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Evolution of the "Eco-Star"

When American Eurocopter unveiled at Heli-Expo 2001 its brand-new, 21st century machine, the extraordinary EC-130B4 "Eco-Star," it bore the name, colors, and distinctive paint world of aviation, and the culmination of years of work, dedication—and yes, dreams—by Blue Hawaiian's owners, Dave and Patti Chevalier.

Illustration of Eco-Star

In early 1997, the Helicopter Tour Operators Committee of the Helicopter Association International-which was at that time chaired by Dave Chevalier-resolved to visit each of the helicopter manufacturers to urge them to design a next-generation air-touring helicopter utilizing state-of-the-art "quiet technology." Prior to this effort there had been some attempts to create quieter helicopters but the technology was not suitable for tour aircraft.

As part of this outreach, in October 1997, David and Patti, along with Blue's Vice President, Dave Griffin, went to the American Eurocopter factory in Marignane, France. There, they met with Xavier de la Servette, a design engineer who is the head of the A-Star program world-wide. (The American Eurocopter A-Star is currently the dominant helicopter in worldwide air touring.)

Working closely with a small group of fellow tour operators from the Grand Canyon and New York, the Blue Hawaiian team forged a task force with American Eurocopter. A mutual commitment was made to support the development of a 21st Century aircraft that would have all the most modern features that current tour helicopters lack. But of paramount importance, it had to be a touring helicopter that would be significantly quieter than any currently in service.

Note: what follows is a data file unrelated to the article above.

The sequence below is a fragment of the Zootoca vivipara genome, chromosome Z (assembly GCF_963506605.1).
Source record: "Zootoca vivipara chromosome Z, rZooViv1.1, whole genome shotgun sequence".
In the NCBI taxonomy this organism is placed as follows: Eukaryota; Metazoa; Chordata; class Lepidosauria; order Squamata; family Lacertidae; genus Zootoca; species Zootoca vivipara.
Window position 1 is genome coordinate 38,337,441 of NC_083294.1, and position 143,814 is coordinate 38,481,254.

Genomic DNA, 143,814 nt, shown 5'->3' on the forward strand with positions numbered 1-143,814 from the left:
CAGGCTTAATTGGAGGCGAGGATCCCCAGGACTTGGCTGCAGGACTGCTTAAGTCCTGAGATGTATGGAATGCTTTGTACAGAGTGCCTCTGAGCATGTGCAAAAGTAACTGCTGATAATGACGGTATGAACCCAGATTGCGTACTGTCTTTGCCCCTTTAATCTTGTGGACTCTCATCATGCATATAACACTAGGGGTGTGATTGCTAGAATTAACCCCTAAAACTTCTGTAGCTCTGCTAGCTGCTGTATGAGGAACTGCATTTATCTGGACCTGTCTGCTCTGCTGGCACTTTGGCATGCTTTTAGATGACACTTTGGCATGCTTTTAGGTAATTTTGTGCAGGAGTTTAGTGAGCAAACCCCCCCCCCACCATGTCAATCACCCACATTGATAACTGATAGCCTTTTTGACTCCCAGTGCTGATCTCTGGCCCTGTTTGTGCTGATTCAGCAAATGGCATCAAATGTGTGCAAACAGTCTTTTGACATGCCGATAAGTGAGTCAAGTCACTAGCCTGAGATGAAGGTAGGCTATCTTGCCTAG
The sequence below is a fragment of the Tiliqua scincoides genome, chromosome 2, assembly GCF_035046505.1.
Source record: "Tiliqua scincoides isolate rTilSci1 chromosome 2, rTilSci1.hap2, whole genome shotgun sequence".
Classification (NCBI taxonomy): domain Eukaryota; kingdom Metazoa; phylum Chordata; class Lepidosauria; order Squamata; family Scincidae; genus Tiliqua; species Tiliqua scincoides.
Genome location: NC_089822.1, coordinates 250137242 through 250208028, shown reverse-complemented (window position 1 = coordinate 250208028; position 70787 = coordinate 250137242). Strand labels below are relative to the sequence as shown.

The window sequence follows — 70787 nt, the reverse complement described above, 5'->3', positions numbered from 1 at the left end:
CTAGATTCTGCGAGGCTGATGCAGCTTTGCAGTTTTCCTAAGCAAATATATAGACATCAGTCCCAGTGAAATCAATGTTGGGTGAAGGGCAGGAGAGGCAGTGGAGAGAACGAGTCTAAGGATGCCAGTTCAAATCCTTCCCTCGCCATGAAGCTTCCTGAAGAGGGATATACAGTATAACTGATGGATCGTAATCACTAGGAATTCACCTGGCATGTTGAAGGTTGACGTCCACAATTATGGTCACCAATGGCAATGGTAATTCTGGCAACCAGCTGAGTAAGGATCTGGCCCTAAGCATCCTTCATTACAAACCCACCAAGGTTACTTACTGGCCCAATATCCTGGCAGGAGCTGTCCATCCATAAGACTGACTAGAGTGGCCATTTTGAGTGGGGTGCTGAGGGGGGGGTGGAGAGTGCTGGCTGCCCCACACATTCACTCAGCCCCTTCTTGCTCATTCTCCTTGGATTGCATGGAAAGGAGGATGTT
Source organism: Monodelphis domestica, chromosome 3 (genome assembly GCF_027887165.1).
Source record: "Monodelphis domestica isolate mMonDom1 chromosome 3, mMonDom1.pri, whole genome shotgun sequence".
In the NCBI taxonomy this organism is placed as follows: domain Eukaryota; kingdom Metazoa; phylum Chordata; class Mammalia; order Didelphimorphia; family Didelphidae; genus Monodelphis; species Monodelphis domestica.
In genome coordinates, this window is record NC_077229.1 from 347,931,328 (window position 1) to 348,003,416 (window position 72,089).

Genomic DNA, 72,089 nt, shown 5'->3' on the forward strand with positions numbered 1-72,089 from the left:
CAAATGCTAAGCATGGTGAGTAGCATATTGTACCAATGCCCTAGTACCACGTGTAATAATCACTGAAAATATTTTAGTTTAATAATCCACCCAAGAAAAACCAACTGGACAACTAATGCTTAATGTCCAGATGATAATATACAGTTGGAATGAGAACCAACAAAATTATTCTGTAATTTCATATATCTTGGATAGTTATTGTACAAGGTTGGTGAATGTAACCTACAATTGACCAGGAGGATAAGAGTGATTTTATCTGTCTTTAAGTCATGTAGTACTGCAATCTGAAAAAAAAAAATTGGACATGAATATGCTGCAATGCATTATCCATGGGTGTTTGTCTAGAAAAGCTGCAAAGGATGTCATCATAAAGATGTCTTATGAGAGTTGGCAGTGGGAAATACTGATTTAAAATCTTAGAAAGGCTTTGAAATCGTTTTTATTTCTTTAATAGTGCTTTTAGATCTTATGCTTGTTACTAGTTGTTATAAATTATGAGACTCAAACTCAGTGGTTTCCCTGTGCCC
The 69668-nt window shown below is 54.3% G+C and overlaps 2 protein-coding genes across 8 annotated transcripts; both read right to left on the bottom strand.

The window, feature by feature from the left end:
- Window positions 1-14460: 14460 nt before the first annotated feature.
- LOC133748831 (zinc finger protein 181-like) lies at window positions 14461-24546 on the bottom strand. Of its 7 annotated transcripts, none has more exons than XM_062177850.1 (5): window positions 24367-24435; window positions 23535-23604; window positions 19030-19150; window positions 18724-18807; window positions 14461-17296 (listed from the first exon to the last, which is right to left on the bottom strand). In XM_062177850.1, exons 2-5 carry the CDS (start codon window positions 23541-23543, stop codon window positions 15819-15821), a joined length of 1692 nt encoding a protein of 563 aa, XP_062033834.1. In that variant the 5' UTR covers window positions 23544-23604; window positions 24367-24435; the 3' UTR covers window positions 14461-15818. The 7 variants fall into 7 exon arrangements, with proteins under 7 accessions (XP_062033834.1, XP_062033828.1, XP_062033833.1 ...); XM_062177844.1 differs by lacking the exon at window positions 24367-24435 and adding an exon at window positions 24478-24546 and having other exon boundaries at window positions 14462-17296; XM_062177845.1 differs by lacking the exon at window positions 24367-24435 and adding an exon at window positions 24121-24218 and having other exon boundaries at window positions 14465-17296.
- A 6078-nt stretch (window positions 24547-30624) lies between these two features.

Helicopter tours have always been the ultimate in eco-tourism activities. Unlike wilderness trekking, horseback riding, trail hiking, and river-running, tour helicopters leave no negative impacts on the delicate ecosystems of our national parks and wilderness areas. Yet the Chevaliers were determined to make helicopters greener still.

During the ensuing four-year development of what would abecome the EC-130B4 "Eco-Star," numberous intense meetings took place, both in the United States and in Europe. Blue Hawaiian put their money where their mouth was, as the saying goes, writing firm orders for the helicopter even before the prototype was ready.

In November 1999, David and Patti returned to Marignane to meet with Eurocopter officials. At that time, Eurocopter did a flight demonstration of the prototype at a secret location near Marignane. Although the aircraft was a test model so that only test pilots could fly in it, the Chevaliers were given the opportunity to go over every inch of the aircraft for a half day.

Dave Chevalier recalls the moment: "This was, without question, the most exciting day of my career in aviation. All the ideas and development talks, the planning and consultation, had actually evolved into a magnificent aircraft that was everything we could have hoped for. I can still feel the excitement and wonder of seeing what was only a dream just twenty-four months before, come true. I don't think I'll ever get over it."
Eco-Star Logo

Blue Hawaiian was the launch customer for this aircraft. The company not only received the world's first EC-130B4, but also the second in August, 2001, and another by the end of the year. Blue Hawaiian now has the largest fleet of Eco-Stars in the air-tour industry (currently ten Eco-Stars bear the Blue Hawaiian name and colors; four more will be delivered in summer 2009).

It is truly the dawn of a new era in helicopter touring, and Blue Hawaiian Helicopters has played a critical role in bringing it about.